Wednesday, 29 August 2012

Day 68: Atlas


Atlas, holding up the world on his back. Maybe one of the most striking of the Greek myths. And the most selfless of their heroes, 'hero, hero.'

Here Carol Ann Duffy uses the myth as a personification of the earth and a plea for protecting it. If Atlas could carry the enormous, extraordinary burden of the earth, can we not even uphold our miniscule tasks of caring for it?

Also, as I read this, as is often the case with poetry, it takes on a more general meaning - and speaks of all burdens that we carry - the weight of them sometimes, the impossibility, the unbearable heaviness of being. But just look at the beauty that surrounds these states of burden, its variety and multitude, its surprise gifts and ultimately, 'love's lift.' 


Atlas - Carol Ann Duffy 

Give him strength, crouched on one knee in the dark
with the Earth on his back,
                                            balancing the seven seas,
the oceans, five, kneeling
in ruthless, empty, endless space
                                                     for grace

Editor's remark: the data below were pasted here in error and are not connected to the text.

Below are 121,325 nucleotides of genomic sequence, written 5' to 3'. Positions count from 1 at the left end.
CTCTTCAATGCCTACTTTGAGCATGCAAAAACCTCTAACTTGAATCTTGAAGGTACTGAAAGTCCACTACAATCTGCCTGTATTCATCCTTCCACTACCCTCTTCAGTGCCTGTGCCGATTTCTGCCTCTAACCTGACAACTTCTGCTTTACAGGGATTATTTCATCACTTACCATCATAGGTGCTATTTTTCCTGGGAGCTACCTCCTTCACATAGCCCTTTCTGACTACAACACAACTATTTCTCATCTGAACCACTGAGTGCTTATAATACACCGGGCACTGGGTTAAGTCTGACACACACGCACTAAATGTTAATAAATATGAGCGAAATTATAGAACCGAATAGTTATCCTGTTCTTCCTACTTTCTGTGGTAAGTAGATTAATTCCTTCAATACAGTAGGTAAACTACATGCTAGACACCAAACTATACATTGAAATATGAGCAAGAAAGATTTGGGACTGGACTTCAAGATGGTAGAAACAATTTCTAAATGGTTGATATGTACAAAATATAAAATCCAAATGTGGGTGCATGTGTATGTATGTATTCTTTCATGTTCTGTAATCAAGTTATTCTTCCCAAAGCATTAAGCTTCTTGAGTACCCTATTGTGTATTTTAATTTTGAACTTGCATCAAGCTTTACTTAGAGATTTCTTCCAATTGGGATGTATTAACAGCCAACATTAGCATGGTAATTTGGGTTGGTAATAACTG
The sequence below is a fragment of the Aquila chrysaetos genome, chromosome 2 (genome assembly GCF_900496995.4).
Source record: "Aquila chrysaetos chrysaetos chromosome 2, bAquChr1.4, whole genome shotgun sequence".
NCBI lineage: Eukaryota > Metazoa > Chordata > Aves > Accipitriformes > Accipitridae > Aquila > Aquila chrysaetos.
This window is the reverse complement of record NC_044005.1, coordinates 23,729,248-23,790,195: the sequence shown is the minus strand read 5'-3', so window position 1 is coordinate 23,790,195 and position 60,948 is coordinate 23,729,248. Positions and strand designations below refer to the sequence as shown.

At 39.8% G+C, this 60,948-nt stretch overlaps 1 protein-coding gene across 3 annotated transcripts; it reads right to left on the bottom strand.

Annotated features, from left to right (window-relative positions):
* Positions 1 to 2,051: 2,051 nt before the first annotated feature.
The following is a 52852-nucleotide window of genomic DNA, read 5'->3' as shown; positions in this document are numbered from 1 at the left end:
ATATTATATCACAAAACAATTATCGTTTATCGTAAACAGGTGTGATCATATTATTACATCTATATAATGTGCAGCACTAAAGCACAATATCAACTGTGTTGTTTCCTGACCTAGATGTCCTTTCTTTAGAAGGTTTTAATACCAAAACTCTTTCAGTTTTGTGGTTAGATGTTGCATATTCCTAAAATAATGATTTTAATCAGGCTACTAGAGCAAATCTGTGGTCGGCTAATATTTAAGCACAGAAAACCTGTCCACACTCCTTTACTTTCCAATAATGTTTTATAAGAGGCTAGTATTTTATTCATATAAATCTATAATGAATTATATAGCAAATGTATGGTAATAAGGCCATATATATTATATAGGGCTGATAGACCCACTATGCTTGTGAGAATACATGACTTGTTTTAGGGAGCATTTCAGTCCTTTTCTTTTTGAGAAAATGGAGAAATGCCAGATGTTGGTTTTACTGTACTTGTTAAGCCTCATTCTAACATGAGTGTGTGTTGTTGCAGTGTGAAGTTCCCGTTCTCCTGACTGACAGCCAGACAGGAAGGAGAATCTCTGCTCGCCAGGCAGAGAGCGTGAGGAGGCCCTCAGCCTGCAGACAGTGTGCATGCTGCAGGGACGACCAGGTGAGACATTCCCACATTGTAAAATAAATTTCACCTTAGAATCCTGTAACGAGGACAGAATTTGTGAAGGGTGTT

of whale, dolphin, sea-lion, shark, seal, fish, every kind
which swarms the waters. Hero.

                                                   Hard, too,
heavy to hold, the mountains;
burn of his neck and arms taking the strain –
Andes, Himalayas, Kilimanjaro –
give him strength, he heaves them high
to harvest rain from skies for streams
and rivers, he holds the rivers,
holds the Amazon, Ganges, Nile, hero, hero.

Hired by no-one, heard in a myth only, lonely,
he carries a planet’s weight,
                                              islands and continents,
the billions there, his ears the last to hear
their language, music, gunfire, prayer;
give him strength, strong girth, for elephants,
tigers, snow leopards, polar bears, bees, bats,
the last ounce of a humming-bird.

                                                       Broad-backed
in infinite, bleak black,
                                     he bears where Earth is, nowhere,
head bowed, a genuflection to the shouldered dead,
the unborn’s hero, he is love’s lift;
sometimes the moon rolled to his feet, given.

(Taken from 'The Bees', Picador, 2011, London)

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